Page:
The action itself was clearly not a big deal. However, there was quite a bit of anticipation leading up to the big stop. We didn’t know what would happen once the red switch was flipped. Would an alarm go off? And more importantly, once we stopped the moving staircase, we couldn’t turn back. Without the daytime security guard and his escalator keys, there was no way to turn the escalator back on.
Yeah, big decisions.
In the end I held my breath and went for it, coming in with a hard fist bump to the big red button. And the stairs stopped. No noise. They just stopped moving. And I had done something that I had always been curious about, whether in a mall, in the airport, or anywhere else where there are a lot of people and an escalator.
If only there were a bunch of unsuspecting travelers on it when it stopped…that could be funny, like dominoes.
July 27, 2012 § Leave a comment
From the beginning of this blog (and probably way before that), I have wanted to act as an extra in some sort of film or TV show. I never actually applied for the position; it seemed as though the casting calls for a large group of background people never happened on my days off. However, on Day Three Hundred Twenty-Nine while working (a freelance thing), I was asked to step in to portray a script supervisor extra. I didn’t even hesitate.
I was sent to the makeup chair to be powdered and primped. Stephanie added under eye concealer, powder, eyeliner, and a touch of lipstick. She said I didn’t really need blush because I had a naturally rosy glow. I told her it was probably more because I was outside for two hours in the thirty degree morning directing angry gaffers to park further away than they’d like. Or my English heritage.
My featured scene was a flashback set in the 1980’s. I think I was chosen because one, others turned it down, and two, I was wearing jeggings and slouchy boots (hello, 1988!). I don’t know how I felt about either of theses rationales, but as long as I could accomplish my life long dream of acting in front of the camera, I was thrilled!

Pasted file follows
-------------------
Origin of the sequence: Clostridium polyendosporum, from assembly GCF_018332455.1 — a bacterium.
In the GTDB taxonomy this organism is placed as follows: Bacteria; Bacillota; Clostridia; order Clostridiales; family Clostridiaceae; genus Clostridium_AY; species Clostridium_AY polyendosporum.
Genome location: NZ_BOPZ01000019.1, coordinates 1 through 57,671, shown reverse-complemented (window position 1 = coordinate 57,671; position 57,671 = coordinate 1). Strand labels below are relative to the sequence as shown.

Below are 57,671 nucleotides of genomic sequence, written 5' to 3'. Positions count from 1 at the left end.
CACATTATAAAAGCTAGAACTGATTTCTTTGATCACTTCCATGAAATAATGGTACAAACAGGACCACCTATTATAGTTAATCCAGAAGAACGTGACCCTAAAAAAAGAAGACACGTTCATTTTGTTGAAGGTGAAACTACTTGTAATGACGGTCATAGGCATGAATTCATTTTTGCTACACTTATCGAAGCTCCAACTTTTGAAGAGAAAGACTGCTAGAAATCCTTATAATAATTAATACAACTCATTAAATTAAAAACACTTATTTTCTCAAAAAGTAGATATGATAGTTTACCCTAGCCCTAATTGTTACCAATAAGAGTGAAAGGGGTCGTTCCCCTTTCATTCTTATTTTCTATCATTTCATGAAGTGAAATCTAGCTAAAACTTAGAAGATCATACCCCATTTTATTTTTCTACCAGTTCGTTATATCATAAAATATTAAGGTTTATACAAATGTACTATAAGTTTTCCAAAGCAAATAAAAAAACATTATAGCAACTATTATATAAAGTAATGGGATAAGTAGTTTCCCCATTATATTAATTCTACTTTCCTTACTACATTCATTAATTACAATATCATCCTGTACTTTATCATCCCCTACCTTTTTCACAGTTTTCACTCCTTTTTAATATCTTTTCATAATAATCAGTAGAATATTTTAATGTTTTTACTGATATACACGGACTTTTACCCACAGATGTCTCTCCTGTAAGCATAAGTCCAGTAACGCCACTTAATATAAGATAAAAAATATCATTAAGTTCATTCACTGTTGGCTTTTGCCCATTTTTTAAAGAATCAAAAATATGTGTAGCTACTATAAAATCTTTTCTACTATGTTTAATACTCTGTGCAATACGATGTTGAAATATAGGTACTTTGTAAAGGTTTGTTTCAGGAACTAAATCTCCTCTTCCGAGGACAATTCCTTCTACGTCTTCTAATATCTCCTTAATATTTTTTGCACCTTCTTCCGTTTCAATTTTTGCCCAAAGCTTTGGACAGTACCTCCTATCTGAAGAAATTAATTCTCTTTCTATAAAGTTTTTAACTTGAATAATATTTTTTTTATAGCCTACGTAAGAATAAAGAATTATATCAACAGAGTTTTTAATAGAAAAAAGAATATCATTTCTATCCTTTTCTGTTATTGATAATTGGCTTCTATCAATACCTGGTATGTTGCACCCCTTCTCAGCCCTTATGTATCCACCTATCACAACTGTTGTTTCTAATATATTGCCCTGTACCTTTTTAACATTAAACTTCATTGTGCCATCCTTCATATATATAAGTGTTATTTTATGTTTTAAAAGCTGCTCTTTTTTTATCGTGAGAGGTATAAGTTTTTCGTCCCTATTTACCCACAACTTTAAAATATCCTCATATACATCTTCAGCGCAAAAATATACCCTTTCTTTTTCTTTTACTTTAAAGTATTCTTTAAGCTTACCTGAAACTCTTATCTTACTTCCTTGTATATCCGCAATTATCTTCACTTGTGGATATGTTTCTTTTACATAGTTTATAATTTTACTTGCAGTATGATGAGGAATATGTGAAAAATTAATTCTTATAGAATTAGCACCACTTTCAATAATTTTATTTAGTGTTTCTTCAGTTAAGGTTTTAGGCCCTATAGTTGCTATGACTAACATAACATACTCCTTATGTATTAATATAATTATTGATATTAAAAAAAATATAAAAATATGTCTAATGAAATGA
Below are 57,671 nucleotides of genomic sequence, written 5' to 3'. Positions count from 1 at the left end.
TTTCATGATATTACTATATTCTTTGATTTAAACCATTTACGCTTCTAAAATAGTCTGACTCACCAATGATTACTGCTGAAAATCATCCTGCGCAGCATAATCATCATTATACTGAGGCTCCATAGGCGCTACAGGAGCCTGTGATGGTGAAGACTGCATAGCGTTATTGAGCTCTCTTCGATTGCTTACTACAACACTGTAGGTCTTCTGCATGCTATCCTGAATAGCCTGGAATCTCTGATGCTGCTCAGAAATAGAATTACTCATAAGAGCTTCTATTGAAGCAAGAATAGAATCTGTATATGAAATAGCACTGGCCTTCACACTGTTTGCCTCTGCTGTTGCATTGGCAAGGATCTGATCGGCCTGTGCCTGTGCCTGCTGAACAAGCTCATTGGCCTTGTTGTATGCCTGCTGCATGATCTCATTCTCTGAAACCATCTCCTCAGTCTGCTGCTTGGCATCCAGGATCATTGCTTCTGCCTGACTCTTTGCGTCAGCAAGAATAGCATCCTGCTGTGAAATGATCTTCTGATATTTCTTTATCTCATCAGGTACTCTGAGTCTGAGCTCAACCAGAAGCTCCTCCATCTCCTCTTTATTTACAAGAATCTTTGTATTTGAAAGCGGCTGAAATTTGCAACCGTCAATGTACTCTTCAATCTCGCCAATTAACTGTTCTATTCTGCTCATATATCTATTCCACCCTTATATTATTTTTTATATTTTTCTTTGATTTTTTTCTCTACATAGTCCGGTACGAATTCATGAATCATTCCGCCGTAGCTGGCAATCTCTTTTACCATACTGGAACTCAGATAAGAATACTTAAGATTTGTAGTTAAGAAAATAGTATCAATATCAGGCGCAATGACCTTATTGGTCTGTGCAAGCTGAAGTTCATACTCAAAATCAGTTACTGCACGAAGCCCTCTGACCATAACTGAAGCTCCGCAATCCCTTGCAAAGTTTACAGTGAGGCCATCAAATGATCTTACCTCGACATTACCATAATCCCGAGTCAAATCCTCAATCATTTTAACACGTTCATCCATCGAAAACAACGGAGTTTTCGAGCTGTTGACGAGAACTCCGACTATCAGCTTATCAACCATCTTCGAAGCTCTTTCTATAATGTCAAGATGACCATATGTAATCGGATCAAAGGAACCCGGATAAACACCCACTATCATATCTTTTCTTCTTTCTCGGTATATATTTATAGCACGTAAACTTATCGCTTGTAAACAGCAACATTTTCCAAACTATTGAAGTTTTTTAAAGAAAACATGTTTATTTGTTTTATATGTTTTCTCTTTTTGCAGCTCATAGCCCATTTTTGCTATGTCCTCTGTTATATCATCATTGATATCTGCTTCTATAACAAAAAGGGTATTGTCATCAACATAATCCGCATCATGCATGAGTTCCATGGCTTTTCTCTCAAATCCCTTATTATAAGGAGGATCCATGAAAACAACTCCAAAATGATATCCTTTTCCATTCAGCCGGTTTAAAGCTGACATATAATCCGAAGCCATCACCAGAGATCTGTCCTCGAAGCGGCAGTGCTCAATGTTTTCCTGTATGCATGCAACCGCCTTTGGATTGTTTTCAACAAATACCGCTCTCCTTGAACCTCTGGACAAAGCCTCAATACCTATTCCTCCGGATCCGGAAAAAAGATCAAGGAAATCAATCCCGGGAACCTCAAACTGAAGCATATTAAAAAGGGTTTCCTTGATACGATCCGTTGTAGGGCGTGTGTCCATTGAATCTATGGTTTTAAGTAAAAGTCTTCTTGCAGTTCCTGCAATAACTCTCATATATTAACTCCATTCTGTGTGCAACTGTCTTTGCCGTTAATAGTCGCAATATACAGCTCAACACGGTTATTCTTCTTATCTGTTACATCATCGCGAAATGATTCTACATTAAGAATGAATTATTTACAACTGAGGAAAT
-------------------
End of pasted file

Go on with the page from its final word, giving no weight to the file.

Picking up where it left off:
My moment of glory passed quickly. Although the little flashback scene I was in will probably be left on the cutting room floor, at least I can officially call myself an AC-TOR.
Ha. Ha. Ha.
July 26, 2012 § Leave a comment
On Day Three Hundred Twenty-Eight I worked the first shoot day on my first television pilot. I had worked as a Production Assistant on many commercials in the past year, but the only TV series experience I have is my one year at Whole World Theatre when they shot for Turner South. And I guess Gem Shopping, although that is an entirely different beast. Everything else has been commercials or promos. I suppose it’s been better for me financially (since commercials typically pay better), but I also like the range of work that comes with working on different narrative formats, even if I can usually be found doing office work.
The TV pilot I worked on was like Fight Club. We do not talk about Fight Club, at least until it airs (next January). However, I can spend a little time waxing about the difference (in my opinion) in working on on a television advertisement versus a television pilot. There aren’t an extensive amount of differences, but here are the ones that stuck in my mind:
The narrative. I liked reading the script of the TV show much more than any commercial. There is more dialogue, a plot, and developing characters. In a commercial the script can be an outline of movement, a suggested line, or even just an idea. Point one, pilot.